Instead, what I have found interesting about this discussion is some of the retorts from people who are supporting the artistic vision of the game. Many have equated the death in Hatred to that of other video games, most prominently, the Grand Theft Auto series. "You've no doubt killed hundreds of people driving around Los Santos, how is this any different?" At first glance, the people posing this question aren't wrong. I absolutely have killed hundreds of innocent bystanders in my time with that series. So is it actually different?

Well, Yes.

The most interesting part of this whole debate so far is about the act of killing in video games. There are two very key reasons why killing civilians of in Hatred and Grand Theft Auto appear fundamentally different. The first and most obvious is from a mechanical point of view. Except for very rare instances, you're not really tasked with killing innocents in GTA. Hatred seems to have the killing of innocence at its very heart. This is the game Grand Theft Auto is often accused to being by political detractors. In Hatred, it seems you're explicitly rewarded for murdering civilians. In Grand Theft Auto, civilians are just a part of the world. You can run them over and start shooting them all because that is the nature of the sandbox that Rockstar made. If anything, actually going on a rampage and killing civilians is counter productive to your progress, with more and more police arriving as you kill more and more. This will usually end up with you dead, out of pocket and out of weapons.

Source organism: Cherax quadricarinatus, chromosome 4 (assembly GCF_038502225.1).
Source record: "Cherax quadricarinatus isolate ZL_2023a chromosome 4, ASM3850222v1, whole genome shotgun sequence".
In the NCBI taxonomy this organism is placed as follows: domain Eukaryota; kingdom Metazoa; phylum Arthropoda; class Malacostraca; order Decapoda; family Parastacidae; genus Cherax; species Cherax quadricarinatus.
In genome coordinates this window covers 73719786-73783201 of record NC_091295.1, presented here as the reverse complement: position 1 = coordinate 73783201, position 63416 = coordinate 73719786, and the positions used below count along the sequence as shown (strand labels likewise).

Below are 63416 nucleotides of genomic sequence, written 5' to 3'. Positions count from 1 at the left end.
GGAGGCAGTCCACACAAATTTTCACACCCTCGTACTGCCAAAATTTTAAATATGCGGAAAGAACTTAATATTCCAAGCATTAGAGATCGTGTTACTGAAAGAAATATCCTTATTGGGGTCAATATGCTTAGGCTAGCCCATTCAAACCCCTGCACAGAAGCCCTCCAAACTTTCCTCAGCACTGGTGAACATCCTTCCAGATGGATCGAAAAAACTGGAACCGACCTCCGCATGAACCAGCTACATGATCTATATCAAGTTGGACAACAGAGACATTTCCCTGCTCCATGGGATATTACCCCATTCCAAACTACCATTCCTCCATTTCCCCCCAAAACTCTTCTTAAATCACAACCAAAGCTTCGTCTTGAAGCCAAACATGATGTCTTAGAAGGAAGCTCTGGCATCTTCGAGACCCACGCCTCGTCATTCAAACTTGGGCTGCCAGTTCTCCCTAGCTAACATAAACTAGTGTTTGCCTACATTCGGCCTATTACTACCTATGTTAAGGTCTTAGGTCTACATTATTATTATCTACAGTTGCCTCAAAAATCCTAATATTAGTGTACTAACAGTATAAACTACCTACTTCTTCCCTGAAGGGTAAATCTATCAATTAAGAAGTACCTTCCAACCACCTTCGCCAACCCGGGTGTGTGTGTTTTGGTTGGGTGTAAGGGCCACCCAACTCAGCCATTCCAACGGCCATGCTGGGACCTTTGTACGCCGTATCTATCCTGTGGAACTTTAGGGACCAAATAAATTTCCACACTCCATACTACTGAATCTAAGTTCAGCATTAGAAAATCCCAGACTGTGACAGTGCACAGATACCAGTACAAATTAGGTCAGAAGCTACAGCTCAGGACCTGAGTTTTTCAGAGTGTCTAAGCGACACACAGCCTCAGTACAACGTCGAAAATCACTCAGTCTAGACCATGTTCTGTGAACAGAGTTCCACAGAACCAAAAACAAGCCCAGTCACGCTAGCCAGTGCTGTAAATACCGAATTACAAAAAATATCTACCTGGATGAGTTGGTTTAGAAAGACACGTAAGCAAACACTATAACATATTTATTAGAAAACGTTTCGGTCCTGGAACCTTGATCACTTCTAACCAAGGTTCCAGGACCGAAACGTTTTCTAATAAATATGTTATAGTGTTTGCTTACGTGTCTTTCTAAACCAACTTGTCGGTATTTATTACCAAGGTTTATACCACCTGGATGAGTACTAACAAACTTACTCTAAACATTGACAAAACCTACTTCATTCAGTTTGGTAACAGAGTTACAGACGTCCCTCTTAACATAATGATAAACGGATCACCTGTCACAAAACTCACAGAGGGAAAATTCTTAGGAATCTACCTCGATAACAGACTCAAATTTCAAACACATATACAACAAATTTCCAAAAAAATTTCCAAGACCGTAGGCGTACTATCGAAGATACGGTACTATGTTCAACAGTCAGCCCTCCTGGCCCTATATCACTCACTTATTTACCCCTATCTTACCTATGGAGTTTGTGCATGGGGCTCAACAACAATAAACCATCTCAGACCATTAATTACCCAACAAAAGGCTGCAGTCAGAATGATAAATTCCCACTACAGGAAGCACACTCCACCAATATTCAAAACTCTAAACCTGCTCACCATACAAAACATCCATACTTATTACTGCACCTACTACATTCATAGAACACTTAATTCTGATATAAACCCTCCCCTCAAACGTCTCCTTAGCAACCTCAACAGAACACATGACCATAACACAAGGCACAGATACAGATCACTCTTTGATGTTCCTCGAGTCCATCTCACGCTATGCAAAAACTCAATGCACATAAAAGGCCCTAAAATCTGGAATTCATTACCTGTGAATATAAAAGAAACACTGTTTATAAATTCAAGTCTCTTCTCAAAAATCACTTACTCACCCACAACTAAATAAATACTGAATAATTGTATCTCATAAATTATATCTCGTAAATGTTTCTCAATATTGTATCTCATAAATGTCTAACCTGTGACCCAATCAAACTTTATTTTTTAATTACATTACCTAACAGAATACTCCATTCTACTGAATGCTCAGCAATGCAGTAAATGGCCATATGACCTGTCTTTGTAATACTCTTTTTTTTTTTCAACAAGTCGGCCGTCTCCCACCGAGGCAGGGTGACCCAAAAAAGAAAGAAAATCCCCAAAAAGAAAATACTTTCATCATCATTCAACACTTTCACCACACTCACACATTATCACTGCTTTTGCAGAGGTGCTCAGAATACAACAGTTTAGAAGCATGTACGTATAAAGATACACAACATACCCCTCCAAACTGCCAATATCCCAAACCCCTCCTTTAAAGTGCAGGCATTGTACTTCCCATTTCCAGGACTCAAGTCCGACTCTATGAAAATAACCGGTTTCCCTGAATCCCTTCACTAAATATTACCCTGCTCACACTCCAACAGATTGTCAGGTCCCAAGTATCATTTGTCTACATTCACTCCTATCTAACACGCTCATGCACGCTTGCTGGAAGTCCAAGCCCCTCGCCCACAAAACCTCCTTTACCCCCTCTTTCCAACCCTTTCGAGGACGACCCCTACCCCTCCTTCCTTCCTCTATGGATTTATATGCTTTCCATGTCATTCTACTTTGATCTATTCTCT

The second point that separates the two titles it their attitudes towards killing. This is possibly even more important contextually. Grand Theft Auto is a satire, where as what we've seen of Hatred, it is a straight faced concept. The central thesis of Grand Theft Auto is highlighting how vapid and empty western civilization is. It literally spends the duration of the game highlighting how absurd everything you are doing is. Police chases, killing innocents, drunk driving, drug dealing, none of it is taken seriously. You aren't supposed to even register what you are doing half the time, because in this world, everything else is just as ludicrous. It is all about distancing you from your actions.

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In the trailers of Hatred, we can see the perspective zooming in and showing the protagonist put guns up to peoples faces and seeing the gory after effects. There is no satire or comedy to distance you, just the helpless screams of an innocent as you brutally murder them. One is about brutality for the sake of brutality. The other is barely supposed to register on your radar.